Simplicity – Camp Meeting 2018

If I had to choose one for to describe Camp Meeting it would be “simple”. Not to say that Camp Meeting is boring, but rather that it is stripped down to the bare bones of what Delanco is about. We live in a culture that celebrate busyness. Everything is always go, go, go! While I love that camp is a place to get away from the world and connect with God on a deeper level, I feel that often we still get caught up in the idea of being busy. Most weeks, the schedule is full from the time the campers wake up till the time they crash into their beds sixteen hours later. They finish breakfast just so they can rush to clean their dorms before running off to morning chapel and classes. In between classes, they descend on the snack shack in a whirlwind of sugar-fueled energy. The afternoon is filled with games on the soccer field, boat races on the lake, basketball tournaments, and rounds of gaga. While I loved this as a camper, it is simply not sustainable. Camper and staff alike go home after a week of camp filled with God, but thoroughly exhausted.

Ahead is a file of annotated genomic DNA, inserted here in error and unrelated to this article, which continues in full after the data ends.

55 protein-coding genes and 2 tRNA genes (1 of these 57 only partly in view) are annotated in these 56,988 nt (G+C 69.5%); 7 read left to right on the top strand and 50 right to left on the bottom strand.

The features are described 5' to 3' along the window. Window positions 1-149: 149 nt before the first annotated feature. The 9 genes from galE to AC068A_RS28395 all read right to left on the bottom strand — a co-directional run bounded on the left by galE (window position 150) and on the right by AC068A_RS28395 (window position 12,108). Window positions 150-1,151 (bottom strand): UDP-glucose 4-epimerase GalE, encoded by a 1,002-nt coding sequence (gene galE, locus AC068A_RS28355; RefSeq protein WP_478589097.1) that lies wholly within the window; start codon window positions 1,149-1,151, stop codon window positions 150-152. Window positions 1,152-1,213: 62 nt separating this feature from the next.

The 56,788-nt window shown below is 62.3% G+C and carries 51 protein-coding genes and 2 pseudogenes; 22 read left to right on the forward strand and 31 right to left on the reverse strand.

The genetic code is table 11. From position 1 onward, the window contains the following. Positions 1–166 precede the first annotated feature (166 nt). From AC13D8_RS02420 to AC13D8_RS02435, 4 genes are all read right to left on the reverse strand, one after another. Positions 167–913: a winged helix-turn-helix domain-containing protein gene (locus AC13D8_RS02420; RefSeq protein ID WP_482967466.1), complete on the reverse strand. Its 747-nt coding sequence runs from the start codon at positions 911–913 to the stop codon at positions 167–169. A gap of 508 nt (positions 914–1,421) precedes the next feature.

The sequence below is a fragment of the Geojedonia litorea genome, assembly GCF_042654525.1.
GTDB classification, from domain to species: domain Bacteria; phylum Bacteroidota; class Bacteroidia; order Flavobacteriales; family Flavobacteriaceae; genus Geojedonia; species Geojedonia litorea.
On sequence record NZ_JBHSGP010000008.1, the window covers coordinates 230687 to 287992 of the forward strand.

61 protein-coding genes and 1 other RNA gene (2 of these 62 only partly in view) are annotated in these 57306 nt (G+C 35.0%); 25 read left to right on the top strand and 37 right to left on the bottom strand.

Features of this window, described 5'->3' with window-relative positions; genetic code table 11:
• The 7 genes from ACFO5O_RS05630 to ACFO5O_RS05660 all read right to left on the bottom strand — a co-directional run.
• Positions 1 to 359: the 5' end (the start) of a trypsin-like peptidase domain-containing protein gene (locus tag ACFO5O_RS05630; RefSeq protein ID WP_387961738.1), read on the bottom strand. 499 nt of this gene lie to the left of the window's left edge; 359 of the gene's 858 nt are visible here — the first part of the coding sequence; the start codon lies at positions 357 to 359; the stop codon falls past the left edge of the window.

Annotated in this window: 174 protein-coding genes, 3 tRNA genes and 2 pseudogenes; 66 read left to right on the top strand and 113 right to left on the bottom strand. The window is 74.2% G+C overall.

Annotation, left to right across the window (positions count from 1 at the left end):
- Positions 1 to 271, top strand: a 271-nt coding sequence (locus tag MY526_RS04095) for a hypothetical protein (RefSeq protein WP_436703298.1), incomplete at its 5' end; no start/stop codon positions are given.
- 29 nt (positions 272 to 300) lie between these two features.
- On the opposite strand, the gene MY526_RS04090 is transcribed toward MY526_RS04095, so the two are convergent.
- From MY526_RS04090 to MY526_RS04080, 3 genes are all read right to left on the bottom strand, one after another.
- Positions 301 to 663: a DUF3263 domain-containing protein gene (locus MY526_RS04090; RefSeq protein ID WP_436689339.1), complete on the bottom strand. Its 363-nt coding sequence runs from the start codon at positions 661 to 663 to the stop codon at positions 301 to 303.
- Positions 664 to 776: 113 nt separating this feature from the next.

Camp meeting is different. The only items on the schedule are meals, bible study, and evening service. The pace is slower, but it is also more intentional. Instead of rushing into the dinning hall when meals are announced, people slowly trickle in until it is time to eat. They stay seated at their tables talking long after the food has been finished and cleared away. In the afternoon, parents sit on the beach together while their children splash in the lake or gather on the porch of the motel to talk while their babies nap.

 

That is the other thing I love about Camp Meeting. It is focused on families. There are parents here with their school-age children and parents here fellowshipping with their adult children. There are parents who raised their children to adulthood at Camp Meeting, only to have these children bring their own children here too. Camp Meeting is a multigenerational affair and it is a beautiful thing to witness.